Worst of all, this atrocity was met with a deafening silence. The media behaved like an arm of government. The Prime Minister and the federal and state parliaments were silent. Business leaders were invisible. It was a defining moment in our nation’s history and confirmed that we now live in a society where freedom and the rule of law are at the sole discretion of the state.
This is the ‘great reset’ our children and grandchildren have been prepared for. From primary school on, they have been brainwashed to be ashamed of their heritage, their parents’ values and their traditional institutions. They have been taught how capitalism and markets are evil and that our colonial settlers were nothing more than oppressors, slave owners and environmental vandals.
They learn that fighting for freedom on the battlefields was nothing but the assertion of white supremacy. Their curriculum includes Marxist critical race theory and gender fluidity. Academic assignments lead students down an ideological path which, if they are to pass exams, they must take. This merciless moral scrutiny of the nation’s past and present is intended to cancel the past and confer legitimacy on today’s illiberal new direction.
Unsurprisingly, the most recent report from the OECD Program for International Student Assessment confirms that when measured against eighty countries, Australia has continued its 20-year decline in the quality of schooling in reading, mathematics and science. Indoctrination may not give tomorrow’s leaders the critical edge in a competitive world, but at least they will get their pronouns right.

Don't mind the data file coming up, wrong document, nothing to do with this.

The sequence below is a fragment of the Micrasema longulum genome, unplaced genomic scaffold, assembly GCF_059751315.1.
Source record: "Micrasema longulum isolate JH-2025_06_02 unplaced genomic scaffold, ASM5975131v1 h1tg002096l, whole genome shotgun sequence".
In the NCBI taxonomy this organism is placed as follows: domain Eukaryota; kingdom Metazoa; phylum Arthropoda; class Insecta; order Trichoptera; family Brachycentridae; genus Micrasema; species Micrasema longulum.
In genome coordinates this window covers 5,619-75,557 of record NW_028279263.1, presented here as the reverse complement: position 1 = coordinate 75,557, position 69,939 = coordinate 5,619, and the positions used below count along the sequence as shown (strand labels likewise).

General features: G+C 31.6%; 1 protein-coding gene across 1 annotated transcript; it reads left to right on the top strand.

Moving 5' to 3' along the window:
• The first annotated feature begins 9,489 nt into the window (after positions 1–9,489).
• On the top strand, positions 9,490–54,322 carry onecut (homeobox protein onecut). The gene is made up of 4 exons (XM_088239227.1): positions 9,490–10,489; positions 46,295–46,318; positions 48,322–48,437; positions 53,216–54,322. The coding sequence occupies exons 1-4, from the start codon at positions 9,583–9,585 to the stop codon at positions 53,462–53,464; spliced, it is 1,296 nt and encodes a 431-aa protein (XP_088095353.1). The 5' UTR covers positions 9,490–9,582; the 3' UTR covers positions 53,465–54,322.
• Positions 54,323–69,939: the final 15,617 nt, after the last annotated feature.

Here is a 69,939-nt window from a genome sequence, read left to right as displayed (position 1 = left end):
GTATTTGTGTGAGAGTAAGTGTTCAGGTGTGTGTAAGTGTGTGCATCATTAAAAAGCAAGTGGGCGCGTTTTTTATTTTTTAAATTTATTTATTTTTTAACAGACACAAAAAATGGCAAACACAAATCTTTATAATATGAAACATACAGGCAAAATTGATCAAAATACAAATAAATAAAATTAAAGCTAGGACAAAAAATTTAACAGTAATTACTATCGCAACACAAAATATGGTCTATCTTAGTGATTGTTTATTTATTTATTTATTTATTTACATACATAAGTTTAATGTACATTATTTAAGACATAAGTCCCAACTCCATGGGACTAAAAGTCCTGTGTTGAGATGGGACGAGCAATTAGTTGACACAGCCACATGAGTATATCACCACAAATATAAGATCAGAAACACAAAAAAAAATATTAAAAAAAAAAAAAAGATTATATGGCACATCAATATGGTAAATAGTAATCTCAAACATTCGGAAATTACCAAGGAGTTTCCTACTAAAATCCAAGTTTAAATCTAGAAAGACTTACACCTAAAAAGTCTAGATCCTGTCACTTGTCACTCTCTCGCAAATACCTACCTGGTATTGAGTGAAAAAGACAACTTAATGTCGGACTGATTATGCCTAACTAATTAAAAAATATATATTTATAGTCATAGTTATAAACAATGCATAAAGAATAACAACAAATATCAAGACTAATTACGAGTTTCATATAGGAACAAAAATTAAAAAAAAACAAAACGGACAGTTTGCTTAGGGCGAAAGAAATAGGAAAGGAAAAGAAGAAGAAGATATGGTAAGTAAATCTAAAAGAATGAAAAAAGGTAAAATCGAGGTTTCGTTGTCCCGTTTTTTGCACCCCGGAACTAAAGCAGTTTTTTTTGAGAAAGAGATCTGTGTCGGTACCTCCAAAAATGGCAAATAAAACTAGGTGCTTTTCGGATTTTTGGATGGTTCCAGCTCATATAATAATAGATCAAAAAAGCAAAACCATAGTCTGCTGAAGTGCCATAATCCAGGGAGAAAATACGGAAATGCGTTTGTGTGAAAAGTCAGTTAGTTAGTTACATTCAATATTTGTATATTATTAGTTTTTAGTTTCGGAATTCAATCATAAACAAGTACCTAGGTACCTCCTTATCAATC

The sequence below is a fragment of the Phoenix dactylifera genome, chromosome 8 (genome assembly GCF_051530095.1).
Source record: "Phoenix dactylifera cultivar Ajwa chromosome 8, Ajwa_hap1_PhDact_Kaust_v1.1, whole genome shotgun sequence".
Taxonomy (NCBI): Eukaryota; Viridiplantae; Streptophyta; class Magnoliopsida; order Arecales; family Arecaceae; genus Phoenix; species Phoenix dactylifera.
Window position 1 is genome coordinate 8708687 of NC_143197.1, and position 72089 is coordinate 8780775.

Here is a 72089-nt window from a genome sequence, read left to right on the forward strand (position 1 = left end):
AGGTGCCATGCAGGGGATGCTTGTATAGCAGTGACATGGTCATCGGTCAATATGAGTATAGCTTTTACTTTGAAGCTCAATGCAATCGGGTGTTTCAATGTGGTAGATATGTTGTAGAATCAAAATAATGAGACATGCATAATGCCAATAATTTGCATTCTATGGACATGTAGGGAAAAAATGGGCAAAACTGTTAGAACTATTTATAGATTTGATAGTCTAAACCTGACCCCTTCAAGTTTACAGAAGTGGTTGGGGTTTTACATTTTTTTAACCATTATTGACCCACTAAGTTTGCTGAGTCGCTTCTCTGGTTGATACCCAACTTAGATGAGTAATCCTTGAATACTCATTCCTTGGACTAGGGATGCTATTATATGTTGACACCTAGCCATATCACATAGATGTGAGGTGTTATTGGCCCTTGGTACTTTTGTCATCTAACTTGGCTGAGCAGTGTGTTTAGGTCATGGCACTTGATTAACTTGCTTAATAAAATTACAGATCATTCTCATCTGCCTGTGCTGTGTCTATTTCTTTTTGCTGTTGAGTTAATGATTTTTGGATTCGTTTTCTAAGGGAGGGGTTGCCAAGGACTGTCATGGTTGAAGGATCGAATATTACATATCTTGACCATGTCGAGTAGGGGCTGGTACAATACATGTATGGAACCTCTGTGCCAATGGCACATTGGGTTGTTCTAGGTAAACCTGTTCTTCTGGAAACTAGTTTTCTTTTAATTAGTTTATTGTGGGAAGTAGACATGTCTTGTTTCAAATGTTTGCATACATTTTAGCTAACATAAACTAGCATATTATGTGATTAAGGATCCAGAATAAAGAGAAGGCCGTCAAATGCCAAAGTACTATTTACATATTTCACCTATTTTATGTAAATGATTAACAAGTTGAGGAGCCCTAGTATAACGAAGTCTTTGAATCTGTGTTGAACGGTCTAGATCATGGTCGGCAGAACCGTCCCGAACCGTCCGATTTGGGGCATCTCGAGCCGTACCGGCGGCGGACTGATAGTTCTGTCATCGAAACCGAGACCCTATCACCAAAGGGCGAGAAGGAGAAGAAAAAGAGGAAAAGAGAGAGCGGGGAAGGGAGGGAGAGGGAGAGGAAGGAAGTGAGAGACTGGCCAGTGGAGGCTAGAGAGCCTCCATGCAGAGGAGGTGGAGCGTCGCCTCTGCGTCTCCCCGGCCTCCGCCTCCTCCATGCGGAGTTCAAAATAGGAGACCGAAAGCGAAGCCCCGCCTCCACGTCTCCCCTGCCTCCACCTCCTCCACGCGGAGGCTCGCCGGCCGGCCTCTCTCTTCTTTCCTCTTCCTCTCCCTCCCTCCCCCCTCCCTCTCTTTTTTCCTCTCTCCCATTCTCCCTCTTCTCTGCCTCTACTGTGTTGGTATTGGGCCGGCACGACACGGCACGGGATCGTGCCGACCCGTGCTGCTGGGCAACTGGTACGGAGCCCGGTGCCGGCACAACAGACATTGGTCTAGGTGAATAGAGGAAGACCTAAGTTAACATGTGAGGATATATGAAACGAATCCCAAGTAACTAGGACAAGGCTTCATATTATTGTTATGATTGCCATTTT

Who dares speak against this brave new world, where even the word ‘mother’ can cause offence to some? Where to be politically incorrect can be career limiting or socially ostracising. Understandably, intellectual cowardice abounds.
There is certainly no mention of freedom or smaller government in today’s election campaigns. Voters are expected to forget the past’s multiple costly blunders like the NBN, the NDIS and the French submarine project and embrace new, expensive thought-bubbles, none of which will achieve their stated intent.
But, as US economist Herb Stein once quipped, ‘If something can’t go on forever, it will stop’. Massive debt overhangs, growing deficits and economic waste and distortions will soon prove him right in a way that neither the electorate, nor the political establishment, are expecting. Then the incompetence and frivolous nature of today’s political class will be exposed. So too, how centralised power has concentrated risks and robbed society of its resilience. But don’t expect the elites to relinquish their power and privilege. They will use the moment to expand them.
It’s as Mark Twain observed. ‘Every civilisation carries the seeds of its own destruction, and the same cycle shows in them all. The Republic is born, flourishes, decays into plutocracy, and is captured by the shoemaker whom the mercenaries and millionaires make into a king. The people invent their oppressors, and the oppressors serve the function for which they are invented.’
We have been warned. But have we the courage to turn back?